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Digging Deeper Into the Law Of Moses

In my last post I pointed out that the term “Old Testament Law” is generally used in four ways. For the sake of this post we’re going to use it by its most common meaning. Let’s agree (for this post) that the term “Old Testament Law” refers to the entire collection of 613 commandments God gave to Moses. Using that definition it’s safe to say that there is no one, anywhere, who thinks the Law is for today.

Aaron with the Law

Although I am at times given to hyperbole, I seldom take extreme positions on matters. I like to say there are two words I’m always sure never to use, the words always and never. 🙂 In order to understand why I say no one, anywhere today is following the whole Law, let’s take a closer look at those commandments.

Elusive Attempts To Categorize The Laws in the Law

The Old Testament is not written like a law book. Yes, there are places where you can find a grouping of laws. There are also places where laws are interspersed throughout the text. Moses didn’t make any attempt to categorize and collect similar laws in one place.

Over the years theologians have proposed different ways to understand the 613 commandments in the Law of Moses. A popular view, such as is espoused at one website is to put all the laws into three categories.

  1. judicial or civil –  The civil law deals mainly with relationships between individuals.
  2. ceremonial – The ceremonial law deals with the priesthood and various sacrifices.
  3. moral – The moral law legislates behavior based on the character of God.

Another view uses three different categories.

  1. laws to obey and please God – such as the Ten Commandments
  2. laws about how to worship and deal with sin – the sacrificial laws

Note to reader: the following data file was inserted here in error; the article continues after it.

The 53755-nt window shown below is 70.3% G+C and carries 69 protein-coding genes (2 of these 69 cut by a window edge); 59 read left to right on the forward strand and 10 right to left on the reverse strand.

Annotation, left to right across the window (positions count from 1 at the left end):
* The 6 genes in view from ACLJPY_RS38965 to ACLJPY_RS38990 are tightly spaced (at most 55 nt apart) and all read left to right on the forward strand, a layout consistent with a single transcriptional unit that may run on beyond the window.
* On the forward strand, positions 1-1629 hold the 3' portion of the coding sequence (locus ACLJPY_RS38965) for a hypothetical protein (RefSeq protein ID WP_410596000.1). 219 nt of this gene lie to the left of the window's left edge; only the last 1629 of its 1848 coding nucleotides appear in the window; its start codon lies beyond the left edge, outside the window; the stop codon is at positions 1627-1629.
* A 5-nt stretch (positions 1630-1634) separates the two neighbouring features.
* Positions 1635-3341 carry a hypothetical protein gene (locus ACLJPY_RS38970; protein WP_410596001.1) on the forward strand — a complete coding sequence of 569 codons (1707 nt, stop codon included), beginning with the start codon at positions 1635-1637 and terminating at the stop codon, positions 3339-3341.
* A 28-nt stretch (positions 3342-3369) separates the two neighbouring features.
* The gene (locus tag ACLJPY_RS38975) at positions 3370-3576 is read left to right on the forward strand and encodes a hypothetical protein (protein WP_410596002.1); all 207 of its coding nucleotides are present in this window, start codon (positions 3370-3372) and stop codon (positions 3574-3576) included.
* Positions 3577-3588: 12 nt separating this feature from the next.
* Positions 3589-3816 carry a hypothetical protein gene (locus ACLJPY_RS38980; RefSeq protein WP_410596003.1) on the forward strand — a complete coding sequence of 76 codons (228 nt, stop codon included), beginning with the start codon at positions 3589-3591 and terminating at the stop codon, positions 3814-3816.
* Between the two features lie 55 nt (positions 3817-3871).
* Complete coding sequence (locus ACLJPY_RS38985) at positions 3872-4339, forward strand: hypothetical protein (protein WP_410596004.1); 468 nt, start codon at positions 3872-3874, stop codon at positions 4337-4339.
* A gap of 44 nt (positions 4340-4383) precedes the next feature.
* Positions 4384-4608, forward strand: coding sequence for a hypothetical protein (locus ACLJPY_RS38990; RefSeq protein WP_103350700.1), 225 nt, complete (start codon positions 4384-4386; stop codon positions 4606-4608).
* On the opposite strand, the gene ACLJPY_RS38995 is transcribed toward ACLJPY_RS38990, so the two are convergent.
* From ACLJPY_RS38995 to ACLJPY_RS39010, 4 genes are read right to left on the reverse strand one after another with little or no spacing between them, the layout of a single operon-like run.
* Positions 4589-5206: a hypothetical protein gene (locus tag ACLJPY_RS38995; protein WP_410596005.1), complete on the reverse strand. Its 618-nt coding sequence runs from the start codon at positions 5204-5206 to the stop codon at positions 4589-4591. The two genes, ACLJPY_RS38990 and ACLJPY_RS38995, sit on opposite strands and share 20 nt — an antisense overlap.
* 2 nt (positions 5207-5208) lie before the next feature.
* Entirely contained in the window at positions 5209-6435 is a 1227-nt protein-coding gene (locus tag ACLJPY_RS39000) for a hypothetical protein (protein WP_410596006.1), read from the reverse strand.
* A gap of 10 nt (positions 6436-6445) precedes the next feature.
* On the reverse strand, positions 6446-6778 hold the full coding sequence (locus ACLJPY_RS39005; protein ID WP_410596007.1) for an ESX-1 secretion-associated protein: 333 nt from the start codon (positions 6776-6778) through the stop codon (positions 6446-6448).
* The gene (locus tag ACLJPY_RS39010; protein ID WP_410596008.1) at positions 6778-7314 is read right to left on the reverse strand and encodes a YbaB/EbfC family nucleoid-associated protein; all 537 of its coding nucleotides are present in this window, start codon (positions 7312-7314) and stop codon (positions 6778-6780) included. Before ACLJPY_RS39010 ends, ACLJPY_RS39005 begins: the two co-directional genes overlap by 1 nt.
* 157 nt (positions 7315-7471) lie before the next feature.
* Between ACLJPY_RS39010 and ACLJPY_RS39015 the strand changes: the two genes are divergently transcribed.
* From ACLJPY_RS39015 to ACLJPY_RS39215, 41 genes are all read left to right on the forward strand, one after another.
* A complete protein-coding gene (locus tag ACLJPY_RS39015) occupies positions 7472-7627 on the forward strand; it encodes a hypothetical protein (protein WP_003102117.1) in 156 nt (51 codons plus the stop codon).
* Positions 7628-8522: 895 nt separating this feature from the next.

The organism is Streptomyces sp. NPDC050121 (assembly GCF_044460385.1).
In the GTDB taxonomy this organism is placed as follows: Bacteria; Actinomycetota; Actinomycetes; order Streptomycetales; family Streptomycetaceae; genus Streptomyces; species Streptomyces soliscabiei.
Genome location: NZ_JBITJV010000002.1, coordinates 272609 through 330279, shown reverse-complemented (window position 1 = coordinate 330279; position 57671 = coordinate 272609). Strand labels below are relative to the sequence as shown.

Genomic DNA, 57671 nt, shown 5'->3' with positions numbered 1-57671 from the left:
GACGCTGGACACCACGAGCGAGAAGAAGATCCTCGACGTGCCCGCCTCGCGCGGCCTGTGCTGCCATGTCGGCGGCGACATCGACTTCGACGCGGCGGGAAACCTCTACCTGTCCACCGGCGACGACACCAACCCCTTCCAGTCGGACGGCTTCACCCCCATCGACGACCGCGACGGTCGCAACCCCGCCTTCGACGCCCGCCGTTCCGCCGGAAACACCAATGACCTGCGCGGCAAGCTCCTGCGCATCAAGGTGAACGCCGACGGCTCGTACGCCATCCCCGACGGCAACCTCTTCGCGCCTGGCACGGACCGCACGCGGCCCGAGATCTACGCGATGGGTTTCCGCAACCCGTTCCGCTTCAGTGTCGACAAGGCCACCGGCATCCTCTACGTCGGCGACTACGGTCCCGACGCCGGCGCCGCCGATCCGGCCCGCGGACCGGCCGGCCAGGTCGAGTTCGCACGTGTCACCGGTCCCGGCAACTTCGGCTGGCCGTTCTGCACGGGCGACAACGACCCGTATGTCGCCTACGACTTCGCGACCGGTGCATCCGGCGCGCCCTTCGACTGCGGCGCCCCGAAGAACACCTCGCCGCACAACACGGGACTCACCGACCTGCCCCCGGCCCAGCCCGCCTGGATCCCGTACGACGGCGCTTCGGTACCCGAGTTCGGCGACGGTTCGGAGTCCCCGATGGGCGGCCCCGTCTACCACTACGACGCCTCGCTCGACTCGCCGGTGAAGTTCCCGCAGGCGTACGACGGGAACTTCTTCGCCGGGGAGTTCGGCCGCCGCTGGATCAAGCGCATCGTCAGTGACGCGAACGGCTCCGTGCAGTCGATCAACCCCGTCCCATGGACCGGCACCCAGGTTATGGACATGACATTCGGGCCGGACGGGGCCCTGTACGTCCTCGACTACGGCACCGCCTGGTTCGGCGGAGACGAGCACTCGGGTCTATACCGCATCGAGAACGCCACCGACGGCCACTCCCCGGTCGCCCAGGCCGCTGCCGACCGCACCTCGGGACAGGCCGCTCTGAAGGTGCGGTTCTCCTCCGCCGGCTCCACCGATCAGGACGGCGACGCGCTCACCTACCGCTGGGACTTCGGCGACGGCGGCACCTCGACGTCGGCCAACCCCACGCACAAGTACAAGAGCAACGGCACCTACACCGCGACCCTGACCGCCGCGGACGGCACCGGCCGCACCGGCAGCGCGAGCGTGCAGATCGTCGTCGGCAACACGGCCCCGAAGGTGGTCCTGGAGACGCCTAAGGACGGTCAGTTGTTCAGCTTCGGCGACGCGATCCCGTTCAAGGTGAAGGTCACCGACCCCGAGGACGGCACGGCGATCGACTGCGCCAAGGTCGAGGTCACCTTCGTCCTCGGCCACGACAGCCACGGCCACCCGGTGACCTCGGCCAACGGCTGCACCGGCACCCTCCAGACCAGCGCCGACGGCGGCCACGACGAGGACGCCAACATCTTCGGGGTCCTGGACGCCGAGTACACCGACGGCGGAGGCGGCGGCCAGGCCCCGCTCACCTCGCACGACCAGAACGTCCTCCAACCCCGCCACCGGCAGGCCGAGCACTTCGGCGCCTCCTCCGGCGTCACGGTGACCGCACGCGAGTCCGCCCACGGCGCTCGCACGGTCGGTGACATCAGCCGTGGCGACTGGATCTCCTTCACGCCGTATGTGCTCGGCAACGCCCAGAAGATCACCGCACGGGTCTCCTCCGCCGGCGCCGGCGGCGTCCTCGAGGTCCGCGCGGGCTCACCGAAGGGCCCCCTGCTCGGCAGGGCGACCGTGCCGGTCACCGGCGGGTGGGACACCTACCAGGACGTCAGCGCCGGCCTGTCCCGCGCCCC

3. laws about how Israel was to be different from the nations – food and clothing laws

However you look at it, there is no way to put all the laws into neat categories. And looking at these categories, it’s clear there are parts of the law that no one follows today. Here are just a few examples to show my point.

  • Children aren’t put to death for striking their parents Exodus 21:15
  • People in Israel don’t let the land lie fallow, planting nothing every seventh year Exodus 23:10-11.
  • There are no longer cities of refuge for people to flee who accidentally kill another Deuteronomy 19:3.

You may be thinking, “That’s not what I mean by Old Testament Law.” If that’s so then you’re changing the definition. But you’re in good company. That’s what many think who say the Law is for today. It would be more accurate, and I would agree, if you were to say, “Some of the Law is for today.”

Does that mean we are to ignore the whole Law? Not at all. In our next post we’ll examine the ways the Law is still beneficial today.

What do you think? Please leave a comment or question below.

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Ward Cushman

My journey of faith started when I was nine years old when I realized that Jesus died and rose again to pay for my sins. At the age of thirteen I felt the call of God on my life for ministry.

I have been fortunate to work in the marketplace for over ten years and in full-time Christian ministry for over thirty years.

My passion is to teach God's Word in such a way that it is easy to understand and so that God uses it to bring about life change in those who hear it.

It is my greatest joy to see God work through me to produce fruit for His glory!